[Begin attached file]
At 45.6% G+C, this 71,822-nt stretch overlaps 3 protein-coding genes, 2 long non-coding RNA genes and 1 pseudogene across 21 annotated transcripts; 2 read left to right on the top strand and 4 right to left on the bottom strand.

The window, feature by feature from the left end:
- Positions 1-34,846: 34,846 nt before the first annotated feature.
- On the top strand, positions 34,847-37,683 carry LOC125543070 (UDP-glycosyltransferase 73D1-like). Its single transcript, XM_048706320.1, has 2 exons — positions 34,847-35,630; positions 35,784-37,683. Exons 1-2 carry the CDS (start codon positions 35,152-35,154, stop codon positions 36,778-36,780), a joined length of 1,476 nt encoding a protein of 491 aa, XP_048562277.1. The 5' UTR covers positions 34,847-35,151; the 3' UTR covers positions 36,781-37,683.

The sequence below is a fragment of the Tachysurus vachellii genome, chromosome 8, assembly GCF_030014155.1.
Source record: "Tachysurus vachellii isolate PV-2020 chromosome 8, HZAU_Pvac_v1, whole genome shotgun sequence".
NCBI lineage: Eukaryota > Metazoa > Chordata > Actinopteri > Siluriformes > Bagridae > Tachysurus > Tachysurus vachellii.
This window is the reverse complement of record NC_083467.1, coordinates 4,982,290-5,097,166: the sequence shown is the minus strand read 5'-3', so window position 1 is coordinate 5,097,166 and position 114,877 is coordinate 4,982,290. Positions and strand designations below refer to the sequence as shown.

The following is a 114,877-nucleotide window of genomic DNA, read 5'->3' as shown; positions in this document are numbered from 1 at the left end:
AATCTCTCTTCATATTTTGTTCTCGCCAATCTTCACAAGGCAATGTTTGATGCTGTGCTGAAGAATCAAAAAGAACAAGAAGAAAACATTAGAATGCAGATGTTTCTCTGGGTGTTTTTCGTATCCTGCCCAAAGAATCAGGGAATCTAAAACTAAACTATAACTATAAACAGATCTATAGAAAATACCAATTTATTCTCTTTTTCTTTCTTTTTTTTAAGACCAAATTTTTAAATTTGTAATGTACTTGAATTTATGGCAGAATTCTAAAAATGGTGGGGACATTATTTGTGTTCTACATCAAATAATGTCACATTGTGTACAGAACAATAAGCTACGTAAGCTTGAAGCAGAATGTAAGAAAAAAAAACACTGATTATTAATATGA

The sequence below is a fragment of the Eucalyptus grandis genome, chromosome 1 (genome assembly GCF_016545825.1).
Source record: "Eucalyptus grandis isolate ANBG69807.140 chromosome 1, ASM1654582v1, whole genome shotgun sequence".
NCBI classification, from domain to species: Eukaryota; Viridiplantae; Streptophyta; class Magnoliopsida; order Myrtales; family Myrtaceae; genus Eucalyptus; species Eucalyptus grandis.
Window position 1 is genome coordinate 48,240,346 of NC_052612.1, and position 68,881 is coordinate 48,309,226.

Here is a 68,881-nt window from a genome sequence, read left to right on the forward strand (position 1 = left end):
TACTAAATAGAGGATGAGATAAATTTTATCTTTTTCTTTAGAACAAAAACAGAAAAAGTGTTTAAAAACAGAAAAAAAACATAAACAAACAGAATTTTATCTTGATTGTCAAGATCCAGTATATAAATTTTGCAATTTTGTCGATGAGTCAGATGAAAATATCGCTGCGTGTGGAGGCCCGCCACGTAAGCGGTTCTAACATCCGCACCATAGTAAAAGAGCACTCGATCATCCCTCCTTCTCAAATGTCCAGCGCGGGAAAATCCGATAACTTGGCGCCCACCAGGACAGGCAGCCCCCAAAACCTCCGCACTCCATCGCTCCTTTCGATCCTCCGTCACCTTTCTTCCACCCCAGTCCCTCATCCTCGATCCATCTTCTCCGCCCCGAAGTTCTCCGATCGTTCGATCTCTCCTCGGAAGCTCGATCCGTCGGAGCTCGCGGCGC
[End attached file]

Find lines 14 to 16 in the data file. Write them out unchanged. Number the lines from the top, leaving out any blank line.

Window position 1 is genome coordinate 48,240,346 of NC_052612.1, and position 68,881 is coordinate 48,309,226.

Here is a 68,881-nt window from a genome sequence, read left to right on the forward strand (position 1 = left end):
TACTAAATAGAGGATGAGATAAATTTTATCTTTTTCTTTAGAACAAAAACAGAAAAAGTGTTTAAAAACAGAAAAAAAACATAAACAAACAGAATTTTATCTTGATTGTCAAGATCCAGTATATAAATTTTGCAATTTTGTCGATGAGTCAGATGAAAATATCGCTGCGTGTGGAGGCCCGCCACGTAAGCGGTTCTAACATCCGCACCATAGTAAAAGAGCACTCGATCATCCCTCCTTCTCAAATGTCCAGCGCGGGAAAATCCGATAACTTGGCGCCCACCAGGACAGGCAGCCCCCAAAACCTCCGCACTCCATCGCTCCTTTCGATCCTCCGTCACCTTTCTTCCACCCCAGTCCCTCATCCTCGATCCATCTTCTCCGCCCCGAAGTTCTCCGATCGTTCGATCTCTCCTCGGAAGCTCGATCCGTCGGAGCTCGCGGCGC